Commentary: While external environment may be adverse, Singapore has many important strengths

Commentary: While external environment may be adverse, Singapore has many important strengths

The high trust that other countries and investors have in Singapore is a vital advantage that must be upheld, says Prime Minister Lee Hsien Loong.

The 'skyway' walk at the Gardens by the Bay in Singapore is one many attractions in a city
A view of the Singapore cityscape. (File photo: AFP/Roslan RAHMAN)

This is the third of three commentaries by Prime Minister Lee Hsien Loong based on the Chinese speech he delivered at National Day Rally on Aug 19, 2019.

Read the first on the Singapore identity and the second on the impact of US-China tensions on Singapore.

SINGAPORE: This year, our economy has slowed down significantly. This is primarily due to weakening global demand and international trade, which have impacted our manufacturing sector and trade-related services.

A cyclical downswing in electronics has affected our broader economic performance, especially in related sectors such as precision engineering and wholesale trade. The retail sector also continues to be under pressure from online shopping.

READ: What slowing growth means for the man in the street, a commentary

Thankfully, other sectors have so far not been very much affected. Retrenchment and unemployment rates remain low. Recently, I discussed these issues with NTUC secretary-general Ng Chee Meng and with union leaders. They reported that while workers are worried, the slowdown has so far not significantly affected jobs.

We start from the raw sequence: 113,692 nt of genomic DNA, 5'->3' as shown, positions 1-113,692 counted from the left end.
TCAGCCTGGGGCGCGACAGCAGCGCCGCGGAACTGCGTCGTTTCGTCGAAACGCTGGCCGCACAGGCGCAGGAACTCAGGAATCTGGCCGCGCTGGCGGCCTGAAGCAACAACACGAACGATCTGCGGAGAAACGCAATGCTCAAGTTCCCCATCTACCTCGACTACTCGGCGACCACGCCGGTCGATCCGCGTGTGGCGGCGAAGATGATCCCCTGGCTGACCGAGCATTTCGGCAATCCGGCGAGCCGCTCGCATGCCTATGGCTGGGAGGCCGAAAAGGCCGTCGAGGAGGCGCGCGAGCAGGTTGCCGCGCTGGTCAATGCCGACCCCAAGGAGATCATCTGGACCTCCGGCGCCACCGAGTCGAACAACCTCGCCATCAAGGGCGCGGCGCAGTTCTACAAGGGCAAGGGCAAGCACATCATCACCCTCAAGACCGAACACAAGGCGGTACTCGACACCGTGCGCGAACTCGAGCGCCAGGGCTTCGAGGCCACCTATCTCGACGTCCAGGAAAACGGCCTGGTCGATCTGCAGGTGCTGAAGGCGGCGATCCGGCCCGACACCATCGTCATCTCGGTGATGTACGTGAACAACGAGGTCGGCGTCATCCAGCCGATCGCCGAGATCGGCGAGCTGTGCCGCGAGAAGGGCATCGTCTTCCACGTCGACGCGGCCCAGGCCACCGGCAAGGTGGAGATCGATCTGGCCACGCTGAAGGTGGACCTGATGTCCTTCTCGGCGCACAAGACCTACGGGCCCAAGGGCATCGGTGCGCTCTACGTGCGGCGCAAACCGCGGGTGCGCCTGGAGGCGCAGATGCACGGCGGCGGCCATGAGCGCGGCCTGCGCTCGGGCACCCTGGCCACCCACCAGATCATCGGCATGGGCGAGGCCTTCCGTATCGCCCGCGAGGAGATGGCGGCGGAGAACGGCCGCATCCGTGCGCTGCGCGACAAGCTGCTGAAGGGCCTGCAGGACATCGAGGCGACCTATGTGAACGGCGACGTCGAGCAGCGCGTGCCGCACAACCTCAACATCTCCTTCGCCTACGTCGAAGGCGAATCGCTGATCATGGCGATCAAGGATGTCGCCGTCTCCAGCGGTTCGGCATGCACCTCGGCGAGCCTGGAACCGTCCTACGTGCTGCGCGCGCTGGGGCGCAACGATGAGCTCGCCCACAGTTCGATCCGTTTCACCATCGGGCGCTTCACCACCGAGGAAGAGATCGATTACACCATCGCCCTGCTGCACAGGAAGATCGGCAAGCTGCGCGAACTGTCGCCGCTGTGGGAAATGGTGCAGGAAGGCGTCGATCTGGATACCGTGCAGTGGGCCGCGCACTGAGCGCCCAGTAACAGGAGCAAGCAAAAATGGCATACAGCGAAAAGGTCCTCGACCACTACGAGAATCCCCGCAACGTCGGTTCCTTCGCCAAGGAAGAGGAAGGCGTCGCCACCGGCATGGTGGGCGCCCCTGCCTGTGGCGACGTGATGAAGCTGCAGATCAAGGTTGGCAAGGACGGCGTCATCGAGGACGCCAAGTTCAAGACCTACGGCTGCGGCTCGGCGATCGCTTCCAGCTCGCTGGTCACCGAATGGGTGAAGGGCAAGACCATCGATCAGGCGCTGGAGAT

Thus, the current situation does not warrant immediate stimulus measures. But if the situation worsens significantly, we will intervene promptly and appropriately to sustain our economy and the livelihoods of our workers.

The Government and union leaders are watching trends closely, and are fully prepared. We have experienced cyclical downturns like this in the past, and we are confident we can take this in our stride.

READ: Singapore and the dreaded R word - recession, a commentary

IMPORTANT STRENGTHS

Though the external environment may be adverse, we do have important strengths. This year, we attracted several major investments.

One of these is by Finnish energy company, Neste, which is investing more than S$2 billion to expand its renewable energy plant here. This is a huge project which will create quality jobs for Singaporeans.

Neste’s CEO, Peter Vanacker, explained that his company chose Singapore because of our technological capabilities, our excellent business environment including infrastructure and logistics, and our extensive trade relations. And more importantly, they were looking for the best workforce in the world.

Neste Oil Singapore refinery
A view of the Neste Oil NExtBTL renewable diesel plant in Singapore. (Photo: AFP/Roslan Rahman)

Neste also had high praise for the Economic Development Board (EDB). In sum, they chose us because they trusted EDB, our workers and Singapore.

As the Neste CEO said: “The most valuable resource in the world is trust. But to find trust one must earn it first. And to keep trust, one must continue to earn it. And here in Singapore, we have found the right people.”

This shows Singapore’s high reputation among investors. Facing economic uncertainties as we do, it is all the more crucial to work hard to protect this trust that investors have in us.

SUPPORTING BUSINESSES AND WORKERS